It wasn't too long ago that Jon Fitch had rolled to 13 victories in 14 UFC fights. While his style -- which, at best, could be labeled as methodical -- never endeared him to fans, that streak is still a remarkable accomplishment, especially in retrospect.
For his consistent, almost unheard of level of success, Fitch earned himself exactly one shot at the belt. That's it. And when his loss to Georges St-Pierre turned into one of most lopsided decisions in UFC title history, and public sentiment appeared to swell from simple dislike into genuine apathy, it was clear Fitch would need another incredible streak to work his way back into the fray.
Of course, that didn't quite happen. A draw to B.J. Penn and a stunning 12-second loss to Johny Hendricks hurled Fitch miles away from championship contention. And now that he's back on the outside looking in, Fitch isn't happy with the way he was continually passed over.
"It's impossible to tell [when a title shot is coming]," Fitch explained in an interview with FC Fighter. "There's no system for picking number one contenders. There's no order, there's no lineup, there's no point system. It's just whoever they feel they're going to make the most money off of. That's who gets the title shot. It kind of sucks, because in other sports there's kind of a clear path; you do this, this and this, and you get this. That's just not the way combat sports work I guess. It doesn't work that way with boxing or the UFC.
"It comes down to showmanship," he continued. "I have to be a better showman to get a title shot. I don't have to be a better fighter. I just have to be a better showman."
This isn't the first time Fitch has bristled at this topic, though it's certainly one of the blunter ways we've heard from him. And ultimately he's right, but that's really just the nature of the beast in the fight world, where everyone is an independent contractor and everything boils down to the question, ‘will people pay to see this man fight?' Unfortunately for Fitch, his answer to that question was just never the right one.
6 MUST-READ STORIES
Fitch talks showmanship. Speaking with FC Fighter, welterweight veteran Jon Fitch criticized the UFC's system for picking number one contenders, saying there was no pecking order and the organization hands title shots to "whoever they feel they're going to make the most money off of."
Henderson-Machida targeted. According to UFC President Dana White, a match-up between Dan Henderson and Lyoto Machida is in the works for the near future. Henderson said he expects to be ready to fight in December after injuring his knee last month.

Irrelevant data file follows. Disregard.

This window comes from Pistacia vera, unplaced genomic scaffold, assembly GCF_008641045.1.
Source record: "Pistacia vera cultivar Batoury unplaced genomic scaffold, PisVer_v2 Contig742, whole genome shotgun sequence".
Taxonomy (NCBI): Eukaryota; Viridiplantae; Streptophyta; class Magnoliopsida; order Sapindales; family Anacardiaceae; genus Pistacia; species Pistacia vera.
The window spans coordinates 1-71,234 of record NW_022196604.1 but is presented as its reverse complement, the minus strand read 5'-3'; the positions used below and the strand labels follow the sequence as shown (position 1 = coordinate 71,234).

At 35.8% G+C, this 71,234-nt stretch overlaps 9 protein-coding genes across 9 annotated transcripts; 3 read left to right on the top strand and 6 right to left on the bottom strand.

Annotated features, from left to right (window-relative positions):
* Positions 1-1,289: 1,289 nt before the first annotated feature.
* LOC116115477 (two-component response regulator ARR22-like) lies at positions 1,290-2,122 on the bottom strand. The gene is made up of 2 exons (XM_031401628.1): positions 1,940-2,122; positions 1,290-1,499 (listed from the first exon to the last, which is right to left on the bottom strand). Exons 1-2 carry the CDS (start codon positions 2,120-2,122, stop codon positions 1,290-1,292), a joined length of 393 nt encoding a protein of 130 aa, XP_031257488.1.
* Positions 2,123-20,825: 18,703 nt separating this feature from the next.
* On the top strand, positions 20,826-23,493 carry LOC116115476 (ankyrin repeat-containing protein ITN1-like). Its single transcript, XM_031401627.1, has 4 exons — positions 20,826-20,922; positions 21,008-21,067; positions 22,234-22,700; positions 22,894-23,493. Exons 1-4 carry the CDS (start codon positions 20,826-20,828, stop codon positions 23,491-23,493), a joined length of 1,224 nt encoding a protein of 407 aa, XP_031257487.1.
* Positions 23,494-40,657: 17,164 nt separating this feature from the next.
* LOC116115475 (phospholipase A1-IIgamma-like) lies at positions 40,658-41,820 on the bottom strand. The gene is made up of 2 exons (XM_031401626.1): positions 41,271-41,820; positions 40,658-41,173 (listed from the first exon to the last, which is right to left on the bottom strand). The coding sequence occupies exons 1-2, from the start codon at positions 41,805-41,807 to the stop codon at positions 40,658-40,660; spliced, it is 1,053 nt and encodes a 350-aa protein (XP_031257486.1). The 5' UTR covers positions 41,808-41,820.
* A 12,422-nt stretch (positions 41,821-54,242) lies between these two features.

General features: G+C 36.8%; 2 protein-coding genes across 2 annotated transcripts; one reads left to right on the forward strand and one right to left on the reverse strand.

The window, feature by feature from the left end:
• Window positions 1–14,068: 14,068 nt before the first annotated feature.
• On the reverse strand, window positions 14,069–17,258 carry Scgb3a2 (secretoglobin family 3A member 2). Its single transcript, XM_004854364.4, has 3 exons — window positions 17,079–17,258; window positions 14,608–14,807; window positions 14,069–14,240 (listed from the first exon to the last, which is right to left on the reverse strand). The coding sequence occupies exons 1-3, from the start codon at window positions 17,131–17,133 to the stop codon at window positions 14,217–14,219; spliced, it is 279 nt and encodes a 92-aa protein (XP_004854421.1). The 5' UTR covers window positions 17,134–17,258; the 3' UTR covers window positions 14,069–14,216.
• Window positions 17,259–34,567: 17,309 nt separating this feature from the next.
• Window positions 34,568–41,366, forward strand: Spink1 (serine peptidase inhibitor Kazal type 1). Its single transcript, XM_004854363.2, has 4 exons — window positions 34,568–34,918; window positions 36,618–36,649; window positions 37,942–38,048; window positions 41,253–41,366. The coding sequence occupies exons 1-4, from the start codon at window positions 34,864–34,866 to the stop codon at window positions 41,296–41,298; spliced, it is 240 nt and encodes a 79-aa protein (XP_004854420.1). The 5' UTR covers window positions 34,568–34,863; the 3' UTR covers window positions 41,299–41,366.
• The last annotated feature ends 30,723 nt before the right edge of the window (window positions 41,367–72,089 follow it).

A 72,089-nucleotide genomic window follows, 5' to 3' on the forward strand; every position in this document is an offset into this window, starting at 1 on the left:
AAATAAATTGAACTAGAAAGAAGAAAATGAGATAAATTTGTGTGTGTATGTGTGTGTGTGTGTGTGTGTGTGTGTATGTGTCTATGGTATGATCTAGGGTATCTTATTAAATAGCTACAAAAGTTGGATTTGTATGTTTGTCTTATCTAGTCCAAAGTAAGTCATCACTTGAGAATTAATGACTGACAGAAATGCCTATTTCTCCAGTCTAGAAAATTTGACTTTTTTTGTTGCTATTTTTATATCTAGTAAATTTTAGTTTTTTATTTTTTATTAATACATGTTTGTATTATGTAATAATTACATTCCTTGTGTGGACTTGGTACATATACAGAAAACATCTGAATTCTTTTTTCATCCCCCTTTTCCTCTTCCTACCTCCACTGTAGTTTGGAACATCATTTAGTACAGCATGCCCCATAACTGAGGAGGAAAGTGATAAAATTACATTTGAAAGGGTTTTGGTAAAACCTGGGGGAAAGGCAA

Killing the king. Jack Slack examines the holes in UFC light heavyweight champion Jon Jones' striking game and potential ways to exploit them in this mammoth stylistic breakdown.
TUF debut recap. 16 fighters earned wins in TUF 16's preliminary round to secure their spot in the season's house.
Fertitta sees India as a challenge. Zuffa CEO Lorenzo Fertitta described TUF: India, the latest international TUF season, as the beginning of a massive ‘opportunity and challenge' into an untapped market.
White blames bad luck, reignites on Jones and Jackson. UFC President Dana White re-sparked his feud Jon Jones and his trainer Greg Jackson, embarking on an expletive filled rant about the cancellation of UFC 151 and Jones' recent comments in the media. White also discussed the UFC's injury plagued 2012, which he attributed to incredibly horrible luck.
In these dark times, you may have found yourself pining for the days of Fred Ettish, freakish behemoths battling self-styled ninjas, and random guys squaring off in glorified barfights. Well ladies and gentlemen, through the magic of YouTube, I present to you the complete event of UFC 2: No Way Out.
The second edition of The MMA Beat sees our own Ariel Helwani and Mike Chappetta be joined by Sherdog's Jack Encarnacao and Tapout Radio's Mike Straka to discuss everything from the UFC injury epidemic to motorcycle stipulations in fighter contracts.
When Dana White tweeted this clip out, it was unlisted and had under 100 views. Now, either Mr. White is on the cutting edge of YouTube releases, or this "fan-made" promo was totally created by a UFC employee. Either way, it's still solid entertainment.
So this clip is Bob Sapp vs. some guy in Serbia. I could go on and on with a description, but I think you know exactly what you're about to see.